Mileage-rate reimbursements for allowable business travel are excludable from the wages of the employee under the tax code if equal to or less than the standard federal mileage rate and the employee accounts for the business miles driven.

As of January 1, 2024, the standard mileage rate is 67 cents per mile.

Reimbursements for non-business travel, including commuting, are always taxable even if paid at or below the federal mileage rate and are to be included in regular wages and subject to all income and employment taxes.

Personal commuting between the employee’s residence and the principal place of business is considered non-business travel or personal use.

Reimbursements more than the federal mileage rate are taxable as regular wages to the employee.

Employer-Provided Vehicles - If an employer provides a vehicle that an employee uses exclusively for business purposes and the substantiation requirements are met, there are no tax consequences to the employee and no reporting by the employee is required for that use. The use is treated as a working condition fringe benefit. Business use does not include commuting. Employees should maintain records to substantiate that all vehicle use was for business.

If an employer-provided vehicle is used for both business and personal purposes, substantiated business use is not taxable to the employee. Personal use is taxable to the employee as wages. The employer can choose to include all use as wages; in this case, the employee may reimburse the employer for personal use rather than having it treated as wages.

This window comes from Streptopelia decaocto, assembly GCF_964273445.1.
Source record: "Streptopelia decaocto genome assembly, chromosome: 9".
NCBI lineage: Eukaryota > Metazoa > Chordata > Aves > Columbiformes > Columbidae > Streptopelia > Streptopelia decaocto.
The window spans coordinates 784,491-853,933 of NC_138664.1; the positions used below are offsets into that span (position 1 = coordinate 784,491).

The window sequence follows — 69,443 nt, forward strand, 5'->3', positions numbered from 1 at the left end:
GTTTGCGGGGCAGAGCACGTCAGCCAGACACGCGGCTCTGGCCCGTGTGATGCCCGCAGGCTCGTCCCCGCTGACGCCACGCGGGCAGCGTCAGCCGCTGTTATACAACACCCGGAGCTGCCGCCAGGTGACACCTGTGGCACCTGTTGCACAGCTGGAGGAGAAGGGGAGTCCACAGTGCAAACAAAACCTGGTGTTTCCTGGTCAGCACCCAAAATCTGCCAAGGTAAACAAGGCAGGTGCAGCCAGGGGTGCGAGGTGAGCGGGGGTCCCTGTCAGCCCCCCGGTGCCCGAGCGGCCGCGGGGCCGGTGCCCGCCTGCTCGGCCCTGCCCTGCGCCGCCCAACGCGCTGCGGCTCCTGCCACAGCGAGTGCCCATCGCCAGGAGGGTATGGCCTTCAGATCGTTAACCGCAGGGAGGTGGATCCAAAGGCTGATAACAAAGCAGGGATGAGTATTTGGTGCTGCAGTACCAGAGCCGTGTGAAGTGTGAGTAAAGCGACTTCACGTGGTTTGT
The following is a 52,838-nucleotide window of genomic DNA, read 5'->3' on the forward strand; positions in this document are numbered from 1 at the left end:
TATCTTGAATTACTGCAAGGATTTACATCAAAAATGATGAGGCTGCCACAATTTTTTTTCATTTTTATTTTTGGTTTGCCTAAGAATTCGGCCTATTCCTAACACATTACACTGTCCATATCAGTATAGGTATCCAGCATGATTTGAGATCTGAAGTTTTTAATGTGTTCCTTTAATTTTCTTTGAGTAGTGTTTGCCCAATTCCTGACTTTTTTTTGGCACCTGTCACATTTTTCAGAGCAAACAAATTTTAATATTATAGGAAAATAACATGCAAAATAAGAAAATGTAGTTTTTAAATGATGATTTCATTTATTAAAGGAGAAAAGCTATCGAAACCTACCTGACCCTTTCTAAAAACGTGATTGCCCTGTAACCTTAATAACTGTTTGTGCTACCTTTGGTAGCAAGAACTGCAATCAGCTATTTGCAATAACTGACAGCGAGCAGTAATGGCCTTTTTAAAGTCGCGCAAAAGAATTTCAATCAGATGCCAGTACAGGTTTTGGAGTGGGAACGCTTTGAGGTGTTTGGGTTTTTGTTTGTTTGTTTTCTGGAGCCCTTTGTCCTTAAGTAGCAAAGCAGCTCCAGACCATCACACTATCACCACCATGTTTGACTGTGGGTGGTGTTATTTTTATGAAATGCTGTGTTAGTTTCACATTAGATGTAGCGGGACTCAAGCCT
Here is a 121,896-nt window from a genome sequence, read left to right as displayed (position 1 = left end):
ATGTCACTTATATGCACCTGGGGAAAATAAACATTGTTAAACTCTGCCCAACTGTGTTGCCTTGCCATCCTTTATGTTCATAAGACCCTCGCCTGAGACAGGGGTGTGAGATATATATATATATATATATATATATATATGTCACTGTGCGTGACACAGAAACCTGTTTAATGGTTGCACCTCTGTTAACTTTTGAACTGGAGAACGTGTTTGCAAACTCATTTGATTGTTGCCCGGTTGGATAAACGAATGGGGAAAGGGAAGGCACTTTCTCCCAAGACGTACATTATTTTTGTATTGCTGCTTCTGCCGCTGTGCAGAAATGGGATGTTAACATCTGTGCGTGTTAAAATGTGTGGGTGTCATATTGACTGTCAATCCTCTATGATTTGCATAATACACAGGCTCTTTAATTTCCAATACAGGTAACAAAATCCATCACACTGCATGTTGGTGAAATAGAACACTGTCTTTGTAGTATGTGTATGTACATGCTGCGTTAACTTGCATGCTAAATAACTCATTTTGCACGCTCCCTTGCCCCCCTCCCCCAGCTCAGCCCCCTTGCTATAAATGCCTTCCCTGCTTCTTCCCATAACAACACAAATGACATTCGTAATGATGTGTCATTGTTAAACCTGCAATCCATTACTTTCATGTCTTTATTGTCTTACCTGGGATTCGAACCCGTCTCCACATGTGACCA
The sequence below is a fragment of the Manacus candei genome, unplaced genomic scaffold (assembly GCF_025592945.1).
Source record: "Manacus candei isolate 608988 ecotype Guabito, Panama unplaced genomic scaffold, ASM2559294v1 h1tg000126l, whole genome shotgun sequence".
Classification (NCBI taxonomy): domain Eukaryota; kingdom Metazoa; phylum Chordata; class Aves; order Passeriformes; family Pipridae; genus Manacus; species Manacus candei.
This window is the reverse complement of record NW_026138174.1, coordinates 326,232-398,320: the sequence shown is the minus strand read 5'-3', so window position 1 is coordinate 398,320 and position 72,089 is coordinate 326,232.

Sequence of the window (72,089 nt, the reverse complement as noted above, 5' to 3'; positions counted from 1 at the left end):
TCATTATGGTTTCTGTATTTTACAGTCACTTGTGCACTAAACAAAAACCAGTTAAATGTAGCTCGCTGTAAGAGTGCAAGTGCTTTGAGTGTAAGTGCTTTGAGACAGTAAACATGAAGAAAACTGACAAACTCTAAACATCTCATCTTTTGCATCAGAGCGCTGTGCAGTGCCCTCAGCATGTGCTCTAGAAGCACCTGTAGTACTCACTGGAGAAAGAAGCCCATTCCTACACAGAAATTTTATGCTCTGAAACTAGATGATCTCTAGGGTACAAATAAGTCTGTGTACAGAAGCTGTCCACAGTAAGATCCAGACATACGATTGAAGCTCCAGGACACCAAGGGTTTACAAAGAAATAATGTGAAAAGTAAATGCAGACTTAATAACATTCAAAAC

Awards and Prizes -Unless specifically excluded, prizes or awards given to employees are generally taxable. Cash awards to employees are always taxable. Generally, the value of an award or prize given by an employer is taxable to an employee as wages. If the employer pays the employee’s share of taxes on an award, the amount of taxes paid are additional wages to the employee. There are three types of non-cash awards that may be excluded from income:

  • Certain employee achievement awards,

  • Certain prizes or awards transferred to charities, and

  • De minimis awards and prizes

The maximum amount of excludable awards to a single employee during a calendar year is limited to:

  • $400 for awards made under a nonqualified plan, or

  • $1,600 in total for awards made under both qualified and nonqualified plans.

Certain prizes and awards given in recognition of charitable, scientific, artistic, or educational achievement are not taxable if the recipient transfers them to a charitable organization.

A prize or award that is not cash or cash equivalent, of nominal value and provided infrequently is excludable from an employee’s wages. Prizes or awards that are given frequently to an employee do not qualify as an excludable de minimis award, even if each award is small in value.

Examples of excludable de minimis awards:

  • Nominal gifts for birthdays, holidays

  • Holiday turkey and hams

  • Flowers, plaques, coffee mugs for special occasions

  • Gold watch on retirement.

  • Parking for employee of the month if value is less than $315 per month for 2024.

Professional Licenses and Dues - Employer reimbursements to employees for the cost of their professional licenses and professional organization dues may be excludable if they are directly related to the employee’s job.

If you are an employer seeking additional information about a fringe benefit, or an employee wanting additional information related to the taxation of your employer’s fringe benefits, please contact this office for assistance.